Regression is a graphical representation of the precision of the LM-NN solution to the reference values for training, validation, and testing points separately. A straight line represents an available reference solution in these plots, while dots or small circles represent LM-NN results. The numerical value of regression can also be used to assess the computation’s accuracy and precision.

Error plots were generated for three different scenarios involving the classes

The purpose of this research study was to develop the fractional dengue transmission model (FDTM) in the presence of Wolbachia-carrying mosquitoes. The model incorporated the vertical transmission of Wolbachia in mosquitoes. In this study, we proposed the numerical solution of the fractional dengue transmission model (FDTM) using the stochastic-based Levenberg-Marquardt neural networks (LM-NN) technique. The FDTM model was solved using the Adams-Bashforth-Moulton (ABM) technique to create a reference dataset. The created dataset was used for training (80%), testing (10%), and validation (10%) of the proposed LM-NN technique with 10 hidden layers of neurons. The graphs of mean square error were presented for three different cases, when Wolbachia-free mosquitoes persist only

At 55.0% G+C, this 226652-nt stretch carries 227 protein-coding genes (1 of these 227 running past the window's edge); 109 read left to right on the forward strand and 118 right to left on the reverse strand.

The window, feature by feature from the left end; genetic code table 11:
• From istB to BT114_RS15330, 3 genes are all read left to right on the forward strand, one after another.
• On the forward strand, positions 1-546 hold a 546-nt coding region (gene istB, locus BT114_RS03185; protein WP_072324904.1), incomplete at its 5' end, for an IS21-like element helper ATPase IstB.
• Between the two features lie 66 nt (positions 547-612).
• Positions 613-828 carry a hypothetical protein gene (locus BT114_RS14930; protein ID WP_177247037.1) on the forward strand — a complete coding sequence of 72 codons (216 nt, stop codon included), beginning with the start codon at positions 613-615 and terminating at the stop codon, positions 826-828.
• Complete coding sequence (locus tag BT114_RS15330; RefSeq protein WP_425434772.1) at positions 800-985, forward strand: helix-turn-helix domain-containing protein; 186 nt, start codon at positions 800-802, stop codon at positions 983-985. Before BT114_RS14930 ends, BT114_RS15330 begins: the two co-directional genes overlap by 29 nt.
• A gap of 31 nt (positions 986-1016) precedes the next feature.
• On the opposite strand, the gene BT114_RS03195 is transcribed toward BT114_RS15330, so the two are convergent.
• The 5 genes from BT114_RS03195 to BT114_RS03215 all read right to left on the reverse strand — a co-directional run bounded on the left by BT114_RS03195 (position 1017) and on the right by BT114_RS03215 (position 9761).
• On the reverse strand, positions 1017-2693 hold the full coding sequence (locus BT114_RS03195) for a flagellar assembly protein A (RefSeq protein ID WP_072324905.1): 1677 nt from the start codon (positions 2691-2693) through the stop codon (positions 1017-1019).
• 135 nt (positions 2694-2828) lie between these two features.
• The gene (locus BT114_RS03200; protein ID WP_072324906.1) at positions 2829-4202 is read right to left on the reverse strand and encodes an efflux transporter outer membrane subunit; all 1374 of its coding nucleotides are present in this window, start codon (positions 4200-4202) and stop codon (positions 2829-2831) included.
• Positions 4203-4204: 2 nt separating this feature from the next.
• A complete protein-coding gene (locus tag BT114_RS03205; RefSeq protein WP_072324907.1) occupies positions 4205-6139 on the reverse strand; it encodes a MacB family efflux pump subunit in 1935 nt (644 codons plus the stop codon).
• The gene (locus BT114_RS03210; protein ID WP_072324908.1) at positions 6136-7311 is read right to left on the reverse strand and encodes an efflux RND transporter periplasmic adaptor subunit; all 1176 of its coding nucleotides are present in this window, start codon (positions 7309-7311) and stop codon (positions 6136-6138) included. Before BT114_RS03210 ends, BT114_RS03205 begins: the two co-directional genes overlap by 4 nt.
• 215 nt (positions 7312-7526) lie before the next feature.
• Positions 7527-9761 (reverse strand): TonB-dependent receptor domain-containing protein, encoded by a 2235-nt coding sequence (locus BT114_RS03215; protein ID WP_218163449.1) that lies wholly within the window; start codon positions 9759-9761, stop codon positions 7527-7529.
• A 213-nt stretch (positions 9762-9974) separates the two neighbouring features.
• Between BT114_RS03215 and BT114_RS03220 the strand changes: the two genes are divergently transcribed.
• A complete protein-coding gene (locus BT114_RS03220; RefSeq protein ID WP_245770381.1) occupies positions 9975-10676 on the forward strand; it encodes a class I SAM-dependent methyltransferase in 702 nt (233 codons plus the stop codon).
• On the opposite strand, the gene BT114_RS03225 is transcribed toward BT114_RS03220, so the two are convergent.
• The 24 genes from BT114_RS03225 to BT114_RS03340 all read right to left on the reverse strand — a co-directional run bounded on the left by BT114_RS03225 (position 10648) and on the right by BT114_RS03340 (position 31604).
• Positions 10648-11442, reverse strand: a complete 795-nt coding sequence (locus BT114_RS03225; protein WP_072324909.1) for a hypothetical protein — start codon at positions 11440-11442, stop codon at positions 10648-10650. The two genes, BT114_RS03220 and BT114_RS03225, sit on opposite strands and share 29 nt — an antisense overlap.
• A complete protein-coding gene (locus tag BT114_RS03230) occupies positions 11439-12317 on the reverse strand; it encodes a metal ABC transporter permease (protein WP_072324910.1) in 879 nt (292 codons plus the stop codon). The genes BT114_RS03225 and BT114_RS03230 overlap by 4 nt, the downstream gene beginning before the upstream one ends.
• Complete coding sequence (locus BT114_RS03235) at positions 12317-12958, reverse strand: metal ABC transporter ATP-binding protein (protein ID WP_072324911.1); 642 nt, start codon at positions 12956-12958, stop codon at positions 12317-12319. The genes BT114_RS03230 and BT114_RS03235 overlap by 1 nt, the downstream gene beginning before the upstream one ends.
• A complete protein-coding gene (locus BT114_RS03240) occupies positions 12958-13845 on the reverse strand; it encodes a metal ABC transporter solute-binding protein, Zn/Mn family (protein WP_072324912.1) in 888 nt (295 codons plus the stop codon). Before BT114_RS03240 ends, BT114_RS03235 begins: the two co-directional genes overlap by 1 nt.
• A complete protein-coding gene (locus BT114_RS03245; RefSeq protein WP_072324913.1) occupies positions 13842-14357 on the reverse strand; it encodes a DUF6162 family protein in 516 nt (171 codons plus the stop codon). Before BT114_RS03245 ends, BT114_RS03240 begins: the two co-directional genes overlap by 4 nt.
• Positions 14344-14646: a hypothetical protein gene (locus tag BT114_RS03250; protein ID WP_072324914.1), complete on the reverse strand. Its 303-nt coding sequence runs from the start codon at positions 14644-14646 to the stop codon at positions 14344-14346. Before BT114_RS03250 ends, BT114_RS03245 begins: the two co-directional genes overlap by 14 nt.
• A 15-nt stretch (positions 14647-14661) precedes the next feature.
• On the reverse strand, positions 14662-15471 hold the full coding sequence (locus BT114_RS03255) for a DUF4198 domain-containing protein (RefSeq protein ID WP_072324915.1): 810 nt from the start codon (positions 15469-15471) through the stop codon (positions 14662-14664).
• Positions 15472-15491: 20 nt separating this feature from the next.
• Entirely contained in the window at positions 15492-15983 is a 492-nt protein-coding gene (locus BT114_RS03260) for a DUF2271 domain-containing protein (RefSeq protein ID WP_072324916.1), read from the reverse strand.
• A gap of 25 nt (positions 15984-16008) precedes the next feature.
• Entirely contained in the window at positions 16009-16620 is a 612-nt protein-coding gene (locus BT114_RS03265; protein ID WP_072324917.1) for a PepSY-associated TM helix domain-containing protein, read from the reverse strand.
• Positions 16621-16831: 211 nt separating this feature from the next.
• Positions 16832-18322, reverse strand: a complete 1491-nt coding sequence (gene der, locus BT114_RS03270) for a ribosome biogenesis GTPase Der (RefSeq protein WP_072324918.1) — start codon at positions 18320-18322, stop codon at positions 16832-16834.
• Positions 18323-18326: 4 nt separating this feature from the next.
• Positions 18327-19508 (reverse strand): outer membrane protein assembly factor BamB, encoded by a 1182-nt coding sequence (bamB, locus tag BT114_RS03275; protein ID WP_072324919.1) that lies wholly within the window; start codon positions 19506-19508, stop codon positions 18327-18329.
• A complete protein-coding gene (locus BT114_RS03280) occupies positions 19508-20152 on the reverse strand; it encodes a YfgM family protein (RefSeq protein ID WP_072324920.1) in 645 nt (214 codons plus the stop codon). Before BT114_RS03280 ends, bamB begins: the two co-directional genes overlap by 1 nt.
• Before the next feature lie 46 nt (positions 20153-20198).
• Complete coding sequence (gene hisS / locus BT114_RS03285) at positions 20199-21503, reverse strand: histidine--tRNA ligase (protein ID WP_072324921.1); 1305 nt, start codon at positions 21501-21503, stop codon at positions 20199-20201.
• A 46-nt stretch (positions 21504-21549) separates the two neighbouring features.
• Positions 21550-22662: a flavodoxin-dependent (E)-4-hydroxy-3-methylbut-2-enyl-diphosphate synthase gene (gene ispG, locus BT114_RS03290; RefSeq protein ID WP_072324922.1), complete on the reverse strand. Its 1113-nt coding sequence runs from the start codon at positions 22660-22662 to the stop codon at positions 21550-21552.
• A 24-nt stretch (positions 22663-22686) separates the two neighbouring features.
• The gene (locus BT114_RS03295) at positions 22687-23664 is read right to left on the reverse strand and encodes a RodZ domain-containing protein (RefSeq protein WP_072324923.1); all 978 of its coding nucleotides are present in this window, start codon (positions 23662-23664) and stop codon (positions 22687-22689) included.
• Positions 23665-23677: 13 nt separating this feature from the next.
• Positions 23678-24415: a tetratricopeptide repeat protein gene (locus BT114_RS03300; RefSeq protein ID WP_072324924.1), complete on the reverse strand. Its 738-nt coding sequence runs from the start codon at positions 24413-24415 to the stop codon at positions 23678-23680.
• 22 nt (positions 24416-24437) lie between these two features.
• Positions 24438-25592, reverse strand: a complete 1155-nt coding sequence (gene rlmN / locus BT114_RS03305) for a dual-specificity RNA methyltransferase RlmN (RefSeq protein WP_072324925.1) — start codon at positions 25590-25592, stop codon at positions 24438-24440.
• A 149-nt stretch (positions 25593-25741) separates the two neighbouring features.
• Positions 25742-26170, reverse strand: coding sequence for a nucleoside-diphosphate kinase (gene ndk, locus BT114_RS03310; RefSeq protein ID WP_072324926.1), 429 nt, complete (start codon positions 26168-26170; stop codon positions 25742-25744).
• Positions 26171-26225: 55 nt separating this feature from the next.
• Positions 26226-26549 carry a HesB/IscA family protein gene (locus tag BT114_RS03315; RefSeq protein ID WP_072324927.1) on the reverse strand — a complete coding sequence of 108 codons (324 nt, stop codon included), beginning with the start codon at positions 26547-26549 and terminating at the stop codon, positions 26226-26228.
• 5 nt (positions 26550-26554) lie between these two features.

Levenberg-Marquardt

Fractional dengue transmission model

Artificial neural network

Mean square error

Adams-Bashforth-Moulton

The authors are thankful to the anonymous reviewers for improving this article.

The authors received no specific funding for this study.

The authors confirm their contribution to the paper as follows: study conception and design: SJ, IA, and DB; methodology: ZF; analysis and interpretation of results: SJ, IA, ZF, and DB; draft manuscript preparation: SJ, IA, ZF, and DB; validation: SJ and DB; review and editing: IF and ZF. All authors reviewed the results and approved the final version of the manuscript.

Not applicable.

The authors declare that they have no conflicts of interest to report regarding the present study.